John Phillips


1914 – 1996


Who was John Phillips?

John Phillips was a photographer for Life magazine from the 1930s to the 1950s who was known for his war photographs.

French by birth, John Phillips was born in Algeria, to a Welsh emigre father and an American mother. He spent his early childhood in an Arab world, before his family moved to France in 1925, first to Paris and then to Nice.

He was hired by Life in 1936 and his first assignment was to cover Edward VIII's opening of Parliament. His pictures were included in the magazine's first issue and he went on to cover many events of the Second World War. He photographed Yugoslav guerrilla leader Draza Mihailovich in June 1946 during his Communist show trial in Belgrade. He shot the last images of Antoine de Saint Exupery in 1944. Saint Exupery, days before he disappeared, gave Phillips a manuscript, "Letter to an American " which Phillips eventually donated to France.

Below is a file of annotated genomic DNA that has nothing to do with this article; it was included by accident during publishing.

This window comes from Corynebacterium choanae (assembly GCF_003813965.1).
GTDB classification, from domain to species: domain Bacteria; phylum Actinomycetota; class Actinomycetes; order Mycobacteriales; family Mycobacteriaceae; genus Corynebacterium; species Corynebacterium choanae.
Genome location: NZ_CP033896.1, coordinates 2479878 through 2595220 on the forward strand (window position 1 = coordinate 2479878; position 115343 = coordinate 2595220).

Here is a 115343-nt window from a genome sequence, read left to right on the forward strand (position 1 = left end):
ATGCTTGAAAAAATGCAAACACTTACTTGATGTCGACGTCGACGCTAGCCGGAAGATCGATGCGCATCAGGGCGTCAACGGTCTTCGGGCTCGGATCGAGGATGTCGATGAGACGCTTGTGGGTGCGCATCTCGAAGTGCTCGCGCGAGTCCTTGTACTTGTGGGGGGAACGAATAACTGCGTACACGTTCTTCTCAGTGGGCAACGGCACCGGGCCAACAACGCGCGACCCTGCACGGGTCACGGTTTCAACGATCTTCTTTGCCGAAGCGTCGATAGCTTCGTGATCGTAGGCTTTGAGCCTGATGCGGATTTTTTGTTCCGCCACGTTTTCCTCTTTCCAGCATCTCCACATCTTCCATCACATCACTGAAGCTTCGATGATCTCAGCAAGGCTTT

John Phillips has been described as the "grand-godfather of photo-journalism, a master of lenses and multiple languages; elegant, exuberant and chrome-steel effectual, who has recorded in his own peripatetic way some of the freshest footprints of history."

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Nov 13, 1914
Aug 22, 1996

on July 23, 2013


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